A Lot or a Little?
What you will—and won't—find in this movie.
Themes of personal choice, female friendship, and support.
Positive Role Models
While main character Julia is entitled, vain, and sometimes petulant, women are depicted as caring, giving, supportive, and inclusive overall. One woman is shown as being a great friend and hanging in there even when being pushed away.
Female-driven story involving a largely female cast and crew, including the writers and one of the directors. The main character and two supporting characters are women over the age of 50. Young Muslim mother of Middle Eastern descent is depicted positively (she's studying for the bar exam and trying to care for her two small children while battling cancer). Black woman cast in a more stereotypical supporting role as a nurse.
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Violence & Scariness
Main characters are all fighting serious disease; effects of illness and treatment are shown, and characters have to deal with significant pain.
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Strong language throughout, including: "dammit," "d--k," "s--t," "shut up," and quite a few uses of "f--k."
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Drinking, Drugs & Smoking
Smoking pot. References to taking recreational drugs. Mentions of self medicating with alcohol and antidepressants. Nurse lays out a large amount of prescription medications for a patient.
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Parents Need to Know
Parents need to know that My Happy Ending is a dramedy about an aging movie star named Julia Roth (Andie MacDowell) who faces her cancer diagnosis with the support of three other women in a chemotherapy center. Based on a play, it's mostly women talking in a single setting, and it isn't likely to engage young audiences. Still, it could serve as an intro to cancer: Julia knows nothing about the disease or its treatment, so she asks lots of questions. Much attention is given to how to endure pain by imagining going to a happy place. For families experiencing similar circumstances, Julia's decisions about how to handle her illness may create more worry, and parents in this situation are advised to preview the film first. Characters smoke pot and make references to getting drunk and high, including misusing prescription medication. There's also swearing -- "s--t," "f--k," and more. To stay in the loop on more movies like this, you can sign up for weekly Family Movie Night emails.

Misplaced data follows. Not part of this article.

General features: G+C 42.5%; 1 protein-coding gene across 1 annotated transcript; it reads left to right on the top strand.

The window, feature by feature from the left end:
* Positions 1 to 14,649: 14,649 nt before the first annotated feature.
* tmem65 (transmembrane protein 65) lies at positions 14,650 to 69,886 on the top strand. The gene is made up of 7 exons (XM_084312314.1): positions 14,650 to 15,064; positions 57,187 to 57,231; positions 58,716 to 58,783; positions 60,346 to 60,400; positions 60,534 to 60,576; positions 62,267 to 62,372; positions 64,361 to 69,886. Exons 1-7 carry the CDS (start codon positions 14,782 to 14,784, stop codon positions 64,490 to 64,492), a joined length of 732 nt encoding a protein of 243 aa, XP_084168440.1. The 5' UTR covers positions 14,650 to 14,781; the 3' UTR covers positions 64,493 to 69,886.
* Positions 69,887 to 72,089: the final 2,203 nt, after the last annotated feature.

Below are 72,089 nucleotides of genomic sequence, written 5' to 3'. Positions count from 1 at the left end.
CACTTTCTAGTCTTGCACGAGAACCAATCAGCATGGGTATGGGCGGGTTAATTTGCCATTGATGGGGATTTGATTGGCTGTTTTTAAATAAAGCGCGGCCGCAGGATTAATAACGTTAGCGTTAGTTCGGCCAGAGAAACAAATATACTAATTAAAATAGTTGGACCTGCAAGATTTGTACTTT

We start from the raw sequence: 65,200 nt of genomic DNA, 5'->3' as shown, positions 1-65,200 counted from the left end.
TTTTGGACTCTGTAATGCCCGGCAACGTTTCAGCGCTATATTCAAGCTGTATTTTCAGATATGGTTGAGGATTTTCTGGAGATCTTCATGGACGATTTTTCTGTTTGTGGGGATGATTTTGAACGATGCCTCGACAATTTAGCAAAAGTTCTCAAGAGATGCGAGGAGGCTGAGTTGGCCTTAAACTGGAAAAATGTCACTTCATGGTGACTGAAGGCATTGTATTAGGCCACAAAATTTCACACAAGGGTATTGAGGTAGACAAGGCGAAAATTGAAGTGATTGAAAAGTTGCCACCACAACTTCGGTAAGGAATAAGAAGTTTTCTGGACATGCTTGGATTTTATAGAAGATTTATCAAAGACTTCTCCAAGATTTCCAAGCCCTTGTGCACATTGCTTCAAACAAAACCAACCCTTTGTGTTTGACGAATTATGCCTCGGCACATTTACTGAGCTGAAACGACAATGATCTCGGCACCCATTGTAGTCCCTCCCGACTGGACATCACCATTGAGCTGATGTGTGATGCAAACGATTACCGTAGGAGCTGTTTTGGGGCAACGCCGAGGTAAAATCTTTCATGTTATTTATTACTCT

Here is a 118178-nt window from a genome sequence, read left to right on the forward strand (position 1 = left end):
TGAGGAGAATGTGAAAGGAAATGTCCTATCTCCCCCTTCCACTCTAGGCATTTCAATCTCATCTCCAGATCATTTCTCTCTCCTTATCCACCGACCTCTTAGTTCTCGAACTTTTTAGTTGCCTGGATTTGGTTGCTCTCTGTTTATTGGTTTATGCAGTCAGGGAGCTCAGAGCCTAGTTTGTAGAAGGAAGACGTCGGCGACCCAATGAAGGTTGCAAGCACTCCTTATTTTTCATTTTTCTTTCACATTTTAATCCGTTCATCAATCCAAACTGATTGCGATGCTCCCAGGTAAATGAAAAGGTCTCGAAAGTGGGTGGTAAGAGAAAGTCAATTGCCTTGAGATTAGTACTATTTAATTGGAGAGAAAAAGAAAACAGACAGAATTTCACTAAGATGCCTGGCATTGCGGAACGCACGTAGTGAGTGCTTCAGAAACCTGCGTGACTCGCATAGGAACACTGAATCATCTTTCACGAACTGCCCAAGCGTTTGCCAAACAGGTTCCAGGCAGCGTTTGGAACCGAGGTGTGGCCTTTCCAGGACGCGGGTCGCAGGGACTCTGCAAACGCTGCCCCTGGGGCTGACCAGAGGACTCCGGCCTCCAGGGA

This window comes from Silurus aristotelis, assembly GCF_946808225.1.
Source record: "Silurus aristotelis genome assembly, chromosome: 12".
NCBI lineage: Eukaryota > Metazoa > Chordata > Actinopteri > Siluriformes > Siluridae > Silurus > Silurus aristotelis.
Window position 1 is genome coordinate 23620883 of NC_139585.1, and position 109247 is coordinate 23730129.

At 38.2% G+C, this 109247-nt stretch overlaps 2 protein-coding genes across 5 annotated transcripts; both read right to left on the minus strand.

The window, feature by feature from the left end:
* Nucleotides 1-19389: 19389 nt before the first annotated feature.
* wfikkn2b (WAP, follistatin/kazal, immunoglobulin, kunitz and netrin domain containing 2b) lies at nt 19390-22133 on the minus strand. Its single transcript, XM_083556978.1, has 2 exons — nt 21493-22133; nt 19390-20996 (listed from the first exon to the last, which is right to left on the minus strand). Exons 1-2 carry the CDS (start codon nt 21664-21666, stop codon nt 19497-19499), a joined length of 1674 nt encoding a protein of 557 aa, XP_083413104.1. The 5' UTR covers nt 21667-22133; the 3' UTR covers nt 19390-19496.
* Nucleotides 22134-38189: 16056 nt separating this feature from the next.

Is It Any Good?
Terminal illness films are known to appeal to teens, but this isn't the kind of three-hanky cancer romance-drama they might be looking for. Sill, like many of those films, My Happy Ending is about realizing priorities and making the decision to embrace life, which means something different to the movie's different characters. And there's much that's lovely about women, most of them over the age of 50, coming together to support each other through a difficult time. When one of the patients is feeling intense pain, they hold hands and go "on holiday" together, transported through their imaginations to a happy place until the pain subsides.
But the story may not be particularly engaging to those who haven't had the cancer experience, even though it also serves as a primer about what it means to have cancer and what to expect while treating it. Things never get particularly scary because, other than bald heads and the occasional wince of pain, the women all look to be in remarkably good health. That's a curious choice, as is making the protagonist a movie star. Julia isn't particularly likable: She's entitled, vain, and sometimes petulant. The point of the film is to suggest that the patient should have agency over how they approach their treatment, but Julia's reasoning for her own choices rings hollow. She may get her version of a happy ending, but the audience doesn't.
Did we miss something on diversity?
Research shows a connection between kids' healthy self-esteem and positive portrayals in media. That's why we've added a new "Diverse Representations" section to our reviews that will be rolling out on an ongoing basis. You can help us help kids by suggesting a diversity update.